One of the most popular cuisine in Japan during the winter season is “O-Nabe”. This is a type of Japanese cuisine cooked and served in a large hot pot. The followings are a rough definition of this cuisine.

A cuisine in which the “ingredients” are boiled using one large pot

The pot used for cooking include “Do-Nabe” made of baked clay, “Steel-Nabe” made of metal, and others. Some pots have their own specific shape for certain “O-Nabe” cuisines. Incidentally, the cutting and processing of each ingredient into the appropriate size / thin / shape is called “prep”.

Eating “ingredients” in a large pot while boiling and cooking

It is characterized by eating at the table while the eater himself cooking. On the other hand, it may be eaten while keeping the cooked food warm and heated.

Sharing one large pot with several people

It is characterized by sharing one dish with others, not serving it to individuals in advance. Of course, there is also the type of “O-Nabe” that you can eat alone.

Each time, each one takes the ingredients from the large pot to the “Serving dish”

Eating directly from the pot is strictly prohibited. You should serve them on each “Serving dish (or small bowl)” using serving tools such as “chopsticks” and “lads”. Depending on the seasoning of the cuisine, You can add sauce (ponzu / special sauce, etc.) and condiments to your “Serving dish” and eat them.

Cooking and eating food while cooking, just like this “O-Nabe”, has been around for quite some time. In the past, Japanese houses were almost always equipped with an “Irori (Japanese Hearth)” separate from the cooking stove (it’s called “Kamado”) at the kitchen. People in those days ate around this “Irori”. “O-Nabe” is thought to have been a very suitable cooking way for such a lifestyle of theirs. So it was a very common and ingrained daily cooking culture. However, after the Meiji Restoration, housing modernization proceeded rapidly in Japan, and the houses with “Irori” disappeared. Furthermore, after World War II, Japan’s living environment had become even more Westernized. This was the same true for food culture. The way of serving meals at the average home table also became more and more geared toward the individual unit. As a result, what was once an everyday cuisine, “O-Nabe” has become a cuisine with a bit of a specialization. Depending on the ingredients used, it has become a very expensive cuisine! However, at the same time, it has become one of very popular cuisines due to the simplicity of the cooking way and the variety of dishes. Furthermore, the popularity of “home stove” used in “O-Nabe” is now available on the market and has remained unchanged.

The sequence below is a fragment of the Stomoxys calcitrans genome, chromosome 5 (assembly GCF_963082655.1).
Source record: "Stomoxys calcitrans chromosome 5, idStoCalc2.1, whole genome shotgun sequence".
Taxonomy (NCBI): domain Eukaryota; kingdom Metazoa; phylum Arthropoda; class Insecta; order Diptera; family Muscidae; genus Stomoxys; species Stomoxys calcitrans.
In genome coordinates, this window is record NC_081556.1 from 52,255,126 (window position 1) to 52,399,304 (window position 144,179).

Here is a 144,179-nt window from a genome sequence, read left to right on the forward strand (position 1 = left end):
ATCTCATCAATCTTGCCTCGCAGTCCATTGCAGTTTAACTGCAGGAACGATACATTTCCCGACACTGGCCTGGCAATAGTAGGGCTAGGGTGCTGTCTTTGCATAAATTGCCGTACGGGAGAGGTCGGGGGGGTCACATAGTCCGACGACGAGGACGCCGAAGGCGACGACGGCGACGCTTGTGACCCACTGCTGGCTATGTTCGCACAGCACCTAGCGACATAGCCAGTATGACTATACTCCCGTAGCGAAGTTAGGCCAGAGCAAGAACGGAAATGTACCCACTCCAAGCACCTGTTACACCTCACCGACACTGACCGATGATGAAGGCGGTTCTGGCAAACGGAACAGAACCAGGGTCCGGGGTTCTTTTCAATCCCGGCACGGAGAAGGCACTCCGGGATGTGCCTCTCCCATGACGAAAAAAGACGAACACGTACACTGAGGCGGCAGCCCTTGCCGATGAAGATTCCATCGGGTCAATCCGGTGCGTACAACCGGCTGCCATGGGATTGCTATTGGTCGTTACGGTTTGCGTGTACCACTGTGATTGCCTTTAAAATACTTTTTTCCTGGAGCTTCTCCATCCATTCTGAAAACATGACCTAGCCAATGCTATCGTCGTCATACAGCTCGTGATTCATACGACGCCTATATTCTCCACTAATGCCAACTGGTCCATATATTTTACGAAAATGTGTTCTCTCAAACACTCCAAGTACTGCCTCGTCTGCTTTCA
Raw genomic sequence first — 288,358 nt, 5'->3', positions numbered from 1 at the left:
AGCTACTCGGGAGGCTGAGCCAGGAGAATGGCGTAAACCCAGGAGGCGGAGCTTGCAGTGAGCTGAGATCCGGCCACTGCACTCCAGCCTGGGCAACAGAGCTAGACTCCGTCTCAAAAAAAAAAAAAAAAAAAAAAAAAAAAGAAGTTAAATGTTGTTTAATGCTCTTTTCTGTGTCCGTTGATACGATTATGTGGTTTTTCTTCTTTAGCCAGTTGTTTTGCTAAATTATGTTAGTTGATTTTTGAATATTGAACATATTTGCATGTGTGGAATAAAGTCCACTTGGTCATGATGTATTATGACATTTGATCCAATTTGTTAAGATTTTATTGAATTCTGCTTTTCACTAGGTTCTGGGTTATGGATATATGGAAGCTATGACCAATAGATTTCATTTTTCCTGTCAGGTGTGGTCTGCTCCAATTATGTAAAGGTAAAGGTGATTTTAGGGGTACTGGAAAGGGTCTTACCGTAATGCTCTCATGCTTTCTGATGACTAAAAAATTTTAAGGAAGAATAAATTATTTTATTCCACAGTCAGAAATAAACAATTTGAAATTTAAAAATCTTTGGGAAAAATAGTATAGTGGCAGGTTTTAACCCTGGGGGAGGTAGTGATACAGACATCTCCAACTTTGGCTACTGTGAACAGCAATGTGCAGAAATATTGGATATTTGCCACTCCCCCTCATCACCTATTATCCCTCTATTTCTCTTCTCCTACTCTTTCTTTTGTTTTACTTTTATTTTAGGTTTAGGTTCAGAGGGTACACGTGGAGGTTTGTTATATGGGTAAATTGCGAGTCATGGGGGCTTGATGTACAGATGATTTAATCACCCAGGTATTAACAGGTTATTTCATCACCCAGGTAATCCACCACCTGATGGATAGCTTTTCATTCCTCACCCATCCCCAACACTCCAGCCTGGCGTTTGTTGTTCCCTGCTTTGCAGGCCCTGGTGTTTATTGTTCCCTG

The basic form of Japanese “O-Nabe” is called “Yose-Nabe”. It is one pot cuisine in which various ingredients are boiled in a broth and then dipped in ponzu or other sauce. Different combinations of ingredients and the addition of other seasonings such as miso and soy sauce to the broth add even more variation… Well, the variety is outrageous, coupled with the tolerance for foreign food culture! Take a look at the product section of “O-Nabe” in some supermarkets. You’ll be able to sigh, “Oh…” We can say that the number of soups in the world or combinations of ingredients from which delicious “dashi” can be obtained, will be the number of cuisines called “○○-Nabe”. So, you will almost certainly find your own favorite “O-Nabe”.

ishikariWell, we’ll take a look at some of the most common “O-Nabe” cuisines. “Yose-Nabe”, “Oden”, “Shabu-shabu”, “Sukiyaki”, “Yu-Dofu”, “Chanko-Nabe”, “Mizu-Taki”, “Chiri-Nabe”, “Motsu-Nabe”, “Ishikari-Nabe”, “Kiritanpo-Nabe”, “Anko-Nabe”… These are only a few of them. Sorry, We’ll leave out the details of each one for a moment, okay? Each of these “O-Nabe” cuisines has further variations… Some of these are famous as local cuisine. One of the charms of “O-Nabe” is that each region has its own food culture.

One more thing at the end, right? “O-Nabe” cuisine has one another way to enjoy. It’s called “〆 (Shime)” in Japanese, it means “Closing”. The soup left over after eating the ingredients is a very tasty condensed broth, as the various ingredients are boiled down. So at the end, we add rice or noodles to the soup and eat it. “O-Nabe” cuisine is all about eating this “〆 (Shime)”, some people even say that. Doesn’t it sound so delicious?